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1.

Find a minimum of ten peer-reviewed journal articles in regards to the frequent readmission of detox treatment center written in the last 5 years or less. Use the Appendix G Individual Evidence Summary Tool to synthesize and organize your findings (SEE APPENDIX G FORM ATTACHED BELOW). 

Submit the completed Appendix G table with the attached reference for all articles in APA format.

2.

When appraising the literature complete either Appendix E or F (SEE APPENDIX E and F FORM ATTACHED BELOW). Depending on whether your article is research or non-research. Do this for one of your final articles. 

Reference in APA format for the article \

Date:EBP Question:
Article NumberAuthor and DateEvidence TypeSample, Sample Size, SettingFindings That Help Answer the EBP QuestionObservable MeasuresLimitationsEvidence Level, Quality
· N/A
· N/A
· N/A
· N/A
· N/A
· N/A
· N/A

Attach a reference list with full citations of articles reviewed for this EBP question.

Date:EBP Question:
Article NumberAuthor and DateEvidence TypeSample, Sample Size, SettingFindings That Help Answer the EBP QuestionObservable MeasuresLimitationsEvidence Level, Quality
· N/A
· N/A
· N/A
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· N/A
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Johns Hopkins Nursing Evidence-Based Practice

Appendix G

Individual Evidence Summary Tool

Johns Hopkins Nursing Evidence-Based Practice

Appendix G

Individual Evidence Summary Tool

©2017 The Johns Hopkins Hospital/ Johns Hopkins University School of Nursing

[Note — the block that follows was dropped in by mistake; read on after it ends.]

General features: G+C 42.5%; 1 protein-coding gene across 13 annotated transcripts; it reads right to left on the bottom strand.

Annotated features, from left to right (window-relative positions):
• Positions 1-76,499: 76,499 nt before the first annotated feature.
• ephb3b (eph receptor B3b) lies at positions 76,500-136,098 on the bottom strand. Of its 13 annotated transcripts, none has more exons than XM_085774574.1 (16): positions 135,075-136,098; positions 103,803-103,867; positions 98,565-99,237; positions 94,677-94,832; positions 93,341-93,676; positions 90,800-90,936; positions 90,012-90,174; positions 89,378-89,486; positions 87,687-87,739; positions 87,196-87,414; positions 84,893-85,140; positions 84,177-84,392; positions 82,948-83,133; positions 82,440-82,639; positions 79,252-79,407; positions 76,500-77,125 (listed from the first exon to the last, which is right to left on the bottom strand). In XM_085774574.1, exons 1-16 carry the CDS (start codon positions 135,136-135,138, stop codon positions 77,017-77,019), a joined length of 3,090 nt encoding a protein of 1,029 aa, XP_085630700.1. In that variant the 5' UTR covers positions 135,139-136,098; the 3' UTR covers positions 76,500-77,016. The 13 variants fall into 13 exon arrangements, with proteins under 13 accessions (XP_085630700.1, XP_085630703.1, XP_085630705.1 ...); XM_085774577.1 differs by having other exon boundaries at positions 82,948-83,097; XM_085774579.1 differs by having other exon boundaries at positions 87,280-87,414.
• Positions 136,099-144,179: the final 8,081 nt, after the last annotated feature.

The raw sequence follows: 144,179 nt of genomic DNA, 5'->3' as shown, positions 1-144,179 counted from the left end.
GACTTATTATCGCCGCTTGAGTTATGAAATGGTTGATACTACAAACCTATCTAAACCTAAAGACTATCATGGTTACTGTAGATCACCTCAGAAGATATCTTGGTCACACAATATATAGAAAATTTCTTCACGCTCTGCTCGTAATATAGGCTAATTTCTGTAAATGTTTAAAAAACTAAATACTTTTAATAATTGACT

Directions for Use of the Individual Evidence Summary Tool

Purpose

This form is used to document the results of evidence appraisal in preparation for evidence synthesis. The form provides the EBP team with documentation of the sources of evidence used, the year the evidence was published or otherwise communicated, the information gathered from each evidence source that helps the team answer the EBP question, and the level and quality of each source of evidence.

Article Number

Assign a number to each reviewed source of evidence. This organizes the individual evidence summary and provides an easy way to reference articles.

Author and Date

Indicate the last name of the first author or the evidence source and the publication/communication date. List both author/evidence source and date.

Evidence Type

Indicate the type of evidence reviewed (e.g., RCT, meta-analysis, mixed methods, quaLitative, systematic review, case study, narrative literature review).

Sample, Sample Size, and Setting

Provide a quick view of the population, number of participants, and study location.

Findings That Help Answer the EBP Question

Although the reviewer may find many points of interest, list only findings that directly apply to the EBP question.

Observable Measures

QuaNtitative measures or variables are used to answer a research question, test a hypothesis, describe characteristics, or determine the effect, impact, or influence. QuaLitative evidence uses cases, context, opinions, experiences, and thoughts to represent the phenomenon of study.

Limitations

Include information that may or may not be within the text of the article regarding drawbacks of the piece of evidence. The evidence may list limitations, or it may be evident to you, as you review the evidence, that an important point is missed or the sample does not apply to the population of interest.

Evidence Level and Quality

Using information from the individual appraisal tools, transfer the evidence level and quality rating into this column.

Johns Hopkins Nursing Evidence-Based Practice

Appendix E

Research Evidence Appraisal Tool

Evidence level and quality rating:
Article title:Number:
Author(s):Publication date:
Journal:
Setting:Sample (composition and size):
Does this evidence address my EBP question?YesNo-Do not proceed with appraisal of this evidence